3) Is marketing having an impact on my sales?
What many retailers fail to understand when it comes to their campaigns is that success is relative to the increase in traffic. For example, you launch a campaign and it increases your sales for the year from $1 million to $1.1 million. For many retailers, they would consider this level of growth a success.
However, what they fail to see is that their campaign actually increased their traffic 30%, meaning that they had a potential increase in earnings of $300 000, bringing the total for the year to a possible $1.3 million. Unfortunately, they failed to convert each of these new customers into sales.
In order to make the most of this opportunity, retailers must take steps to match the increase in demand. For example, they can increase the number of sales staff and ensure they are properly trained during the campaign to cater for the additional customers.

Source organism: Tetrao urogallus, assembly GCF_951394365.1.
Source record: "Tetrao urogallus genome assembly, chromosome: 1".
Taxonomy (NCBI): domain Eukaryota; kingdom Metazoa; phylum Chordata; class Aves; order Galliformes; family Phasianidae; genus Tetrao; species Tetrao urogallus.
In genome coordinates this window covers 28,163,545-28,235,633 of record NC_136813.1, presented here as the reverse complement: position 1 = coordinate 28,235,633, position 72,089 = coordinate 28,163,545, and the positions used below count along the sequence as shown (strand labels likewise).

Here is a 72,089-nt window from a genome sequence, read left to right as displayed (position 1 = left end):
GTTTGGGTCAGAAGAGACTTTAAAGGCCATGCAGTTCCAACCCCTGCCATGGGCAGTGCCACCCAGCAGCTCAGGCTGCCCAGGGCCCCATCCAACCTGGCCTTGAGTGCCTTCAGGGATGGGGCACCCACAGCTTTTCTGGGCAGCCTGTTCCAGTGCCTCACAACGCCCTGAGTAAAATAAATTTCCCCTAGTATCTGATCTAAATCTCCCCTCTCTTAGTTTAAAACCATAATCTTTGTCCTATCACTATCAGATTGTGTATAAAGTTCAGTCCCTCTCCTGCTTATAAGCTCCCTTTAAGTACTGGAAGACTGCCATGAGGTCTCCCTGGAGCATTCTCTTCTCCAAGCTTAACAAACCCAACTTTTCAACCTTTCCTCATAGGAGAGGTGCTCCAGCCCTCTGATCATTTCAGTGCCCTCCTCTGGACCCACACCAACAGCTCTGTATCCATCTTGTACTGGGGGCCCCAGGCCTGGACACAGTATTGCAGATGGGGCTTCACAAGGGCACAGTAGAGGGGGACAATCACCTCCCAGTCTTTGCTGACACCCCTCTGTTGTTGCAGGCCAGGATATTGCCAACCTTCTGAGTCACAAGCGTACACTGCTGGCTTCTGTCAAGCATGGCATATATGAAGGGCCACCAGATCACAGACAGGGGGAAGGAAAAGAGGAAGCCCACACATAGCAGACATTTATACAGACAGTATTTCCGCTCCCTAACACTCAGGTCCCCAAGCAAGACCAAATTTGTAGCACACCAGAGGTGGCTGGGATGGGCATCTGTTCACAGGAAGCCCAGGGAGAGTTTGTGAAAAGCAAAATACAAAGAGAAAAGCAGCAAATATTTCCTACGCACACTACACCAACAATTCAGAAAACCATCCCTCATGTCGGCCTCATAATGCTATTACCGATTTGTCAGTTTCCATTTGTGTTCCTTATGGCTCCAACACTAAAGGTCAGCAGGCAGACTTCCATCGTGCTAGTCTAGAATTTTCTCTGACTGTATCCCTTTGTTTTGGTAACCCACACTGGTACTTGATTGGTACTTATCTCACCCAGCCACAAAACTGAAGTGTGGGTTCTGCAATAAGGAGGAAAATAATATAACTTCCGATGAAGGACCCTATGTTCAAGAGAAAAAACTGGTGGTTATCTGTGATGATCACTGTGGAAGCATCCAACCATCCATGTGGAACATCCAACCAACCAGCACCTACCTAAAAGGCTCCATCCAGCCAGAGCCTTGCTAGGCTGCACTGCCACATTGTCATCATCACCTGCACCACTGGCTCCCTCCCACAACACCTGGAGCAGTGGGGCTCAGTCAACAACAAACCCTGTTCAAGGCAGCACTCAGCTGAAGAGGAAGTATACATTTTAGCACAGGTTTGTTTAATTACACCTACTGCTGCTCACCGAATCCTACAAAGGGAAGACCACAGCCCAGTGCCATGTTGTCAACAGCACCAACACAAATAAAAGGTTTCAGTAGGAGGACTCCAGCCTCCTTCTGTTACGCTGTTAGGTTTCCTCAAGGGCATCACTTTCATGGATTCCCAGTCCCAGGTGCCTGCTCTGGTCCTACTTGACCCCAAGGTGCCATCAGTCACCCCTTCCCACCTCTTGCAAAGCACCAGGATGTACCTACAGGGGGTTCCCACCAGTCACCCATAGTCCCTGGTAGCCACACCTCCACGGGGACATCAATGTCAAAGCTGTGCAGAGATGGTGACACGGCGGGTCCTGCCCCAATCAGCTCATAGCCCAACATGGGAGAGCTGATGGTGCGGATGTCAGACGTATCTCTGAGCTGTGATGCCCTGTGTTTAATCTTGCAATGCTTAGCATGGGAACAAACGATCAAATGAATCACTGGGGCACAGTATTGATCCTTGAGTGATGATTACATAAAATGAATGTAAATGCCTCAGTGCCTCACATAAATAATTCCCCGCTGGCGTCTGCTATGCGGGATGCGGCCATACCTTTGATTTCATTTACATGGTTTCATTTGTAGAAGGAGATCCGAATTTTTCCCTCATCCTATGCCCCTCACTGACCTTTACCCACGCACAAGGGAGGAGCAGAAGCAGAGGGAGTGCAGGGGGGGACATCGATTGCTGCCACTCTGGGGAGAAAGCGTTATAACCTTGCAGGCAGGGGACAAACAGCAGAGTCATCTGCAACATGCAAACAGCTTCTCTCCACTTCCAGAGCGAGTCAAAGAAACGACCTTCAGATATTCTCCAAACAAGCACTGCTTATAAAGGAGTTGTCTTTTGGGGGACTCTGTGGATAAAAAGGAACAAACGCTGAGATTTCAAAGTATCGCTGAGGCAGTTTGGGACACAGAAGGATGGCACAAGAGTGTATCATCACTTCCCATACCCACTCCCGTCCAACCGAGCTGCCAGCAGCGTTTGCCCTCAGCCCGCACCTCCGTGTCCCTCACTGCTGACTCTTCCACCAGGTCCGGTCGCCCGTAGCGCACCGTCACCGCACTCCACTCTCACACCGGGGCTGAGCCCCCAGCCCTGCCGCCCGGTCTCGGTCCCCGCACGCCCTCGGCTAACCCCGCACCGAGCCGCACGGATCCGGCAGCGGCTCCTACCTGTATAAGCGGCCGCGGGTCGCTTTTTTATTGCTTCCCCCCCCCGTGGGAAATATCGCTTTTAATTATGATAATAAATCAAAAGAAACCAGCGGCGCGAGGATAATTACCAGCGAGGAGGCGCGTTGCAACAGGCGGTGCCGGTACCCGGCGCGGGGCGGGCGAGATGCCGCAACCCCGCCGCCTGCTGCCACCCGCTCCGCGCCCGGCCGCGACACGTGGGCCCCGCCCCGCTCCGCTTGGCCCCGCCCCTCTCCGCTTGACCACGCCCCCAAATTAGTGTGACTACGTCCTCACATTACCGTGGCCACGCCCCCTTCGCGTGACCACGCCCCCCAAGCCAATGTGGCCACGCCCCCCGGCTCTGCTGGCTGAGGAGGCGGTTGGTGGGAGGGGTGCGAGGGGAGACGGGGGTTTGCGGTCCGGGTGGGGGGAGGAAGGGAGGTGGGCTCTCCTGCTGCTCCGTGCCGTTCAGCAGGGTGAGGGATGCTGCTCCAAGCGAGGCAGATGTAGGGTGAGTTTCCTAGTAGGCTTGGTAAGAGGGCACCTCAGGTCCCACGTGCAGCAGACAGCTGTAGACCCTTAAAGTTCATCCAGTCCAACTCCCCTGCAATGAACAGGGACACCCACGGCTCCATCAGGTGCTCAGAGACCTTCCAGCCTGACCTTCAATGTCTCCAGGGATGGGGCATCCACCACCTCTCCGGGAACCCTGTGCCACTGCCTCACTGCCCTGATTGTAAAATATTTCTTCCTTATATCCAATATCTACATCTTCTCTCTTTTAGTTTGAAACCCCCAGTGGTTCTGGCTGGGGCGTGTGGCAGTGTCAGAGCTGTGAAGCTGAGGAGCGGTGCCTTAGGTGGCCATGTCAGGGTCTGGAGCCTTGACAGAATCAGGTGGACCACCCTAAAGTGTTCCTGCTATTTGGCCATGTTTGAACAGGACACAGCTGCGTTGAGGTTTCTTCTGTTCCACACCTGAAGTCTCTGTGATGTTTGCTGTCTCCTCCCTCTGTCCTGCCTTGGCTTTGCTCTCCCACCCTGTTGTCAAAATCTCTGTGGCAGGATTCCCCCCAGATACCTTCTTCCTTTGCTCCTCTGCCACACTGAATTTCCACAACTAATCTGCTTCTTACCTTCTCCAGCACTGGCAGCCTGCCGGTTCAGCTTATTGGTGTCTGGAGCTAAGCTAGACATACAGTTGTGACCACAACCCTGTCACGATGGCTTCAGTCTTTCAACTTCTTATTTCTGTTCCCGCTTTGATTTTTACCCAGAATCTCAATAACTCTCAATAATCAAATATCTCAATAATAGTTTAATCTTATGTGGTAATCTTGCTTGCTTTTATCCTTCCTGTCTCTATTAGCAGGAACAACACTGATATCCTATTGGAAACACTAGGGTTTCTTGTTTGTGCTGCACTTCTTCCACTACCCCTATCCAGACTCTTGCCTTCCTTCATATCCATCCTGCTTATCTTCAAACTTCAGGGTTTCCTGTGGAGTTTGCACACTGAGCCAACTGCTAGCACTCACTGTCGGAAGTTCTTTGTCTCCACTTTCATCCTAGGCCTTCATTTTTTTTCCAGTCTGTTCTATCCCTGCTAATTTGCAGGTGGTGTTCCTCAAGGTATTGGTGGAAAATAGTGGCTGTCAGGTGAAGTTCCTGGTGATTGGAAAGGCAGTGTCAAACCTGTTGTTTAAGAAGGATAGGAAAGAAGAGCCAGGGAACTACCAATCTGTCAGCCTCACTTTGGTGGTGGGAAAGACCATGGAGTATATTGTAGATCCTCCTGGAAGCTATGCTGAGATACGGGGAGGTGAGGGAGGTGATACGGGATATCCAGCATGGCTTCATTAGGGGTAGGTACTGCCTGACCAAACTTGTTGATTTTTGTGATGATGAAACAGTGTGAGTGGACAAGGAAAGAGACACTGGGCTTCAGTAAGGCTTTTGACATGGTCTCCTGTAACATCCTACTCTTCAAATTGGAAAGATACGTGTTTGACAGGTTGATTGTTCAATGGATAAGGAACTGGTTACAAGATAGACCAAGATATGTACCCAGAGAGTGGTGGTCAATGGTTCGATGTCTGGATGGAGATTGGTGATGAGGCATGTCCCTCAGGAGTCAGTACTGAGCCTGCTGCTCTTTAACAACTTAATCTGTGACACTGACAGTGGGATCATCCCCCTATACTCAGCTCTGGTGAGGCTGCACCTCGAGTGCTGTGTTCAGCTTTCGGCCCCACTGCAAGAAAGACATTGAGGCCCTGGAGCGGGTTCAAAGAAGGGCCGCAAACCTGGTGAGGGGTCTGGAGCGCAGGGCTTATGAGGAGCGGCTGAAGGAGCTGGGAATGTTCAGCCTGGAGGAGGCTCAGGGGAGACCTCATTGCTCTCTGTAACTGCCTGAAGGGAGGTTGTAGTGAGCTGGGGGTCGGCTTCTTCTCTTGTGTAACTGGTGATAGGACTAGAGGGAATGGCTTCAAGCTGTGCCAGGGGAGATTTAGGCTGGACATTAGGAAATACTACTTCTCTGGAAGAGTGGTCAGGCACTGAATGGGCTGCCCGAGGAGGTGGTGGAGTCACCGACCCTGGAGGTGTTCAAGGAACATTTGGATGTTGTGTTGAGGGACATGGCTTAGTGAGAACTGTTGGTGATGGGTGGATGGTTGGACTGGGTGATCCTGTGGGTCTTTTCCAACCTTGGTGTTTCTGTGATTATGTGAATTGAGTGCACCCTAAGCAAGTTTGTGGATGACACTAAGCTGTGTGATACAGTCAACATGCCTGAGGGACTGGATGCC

4) How does my peel off rate vary when I change window displays?
Peel off rate refers to the percentage of people who walk past your store and decide to enter. For example, if 50 people walk past your store every day and 5 of them come inside, then you have a peel off rate of 10%.
This can be influenced by window displays, and it's important for retailers to understand how their different window displays affect customers so they can maximise potential sales. For example, you might be able to pick up a trend that you get a greater peel off rate when running a specific type of promotion such as a two for one special.
5) Are my business hours optimised to match the needs of my customers?
This question will be less applicable to retailers in a shopping centre, where business hours are likely set by centre management. However, for retailers whose business is located on the street or have a greater degree of flexibility, setting your business hours to match foot traffic trends is one way to ensure optimal sales and to cut back on costs.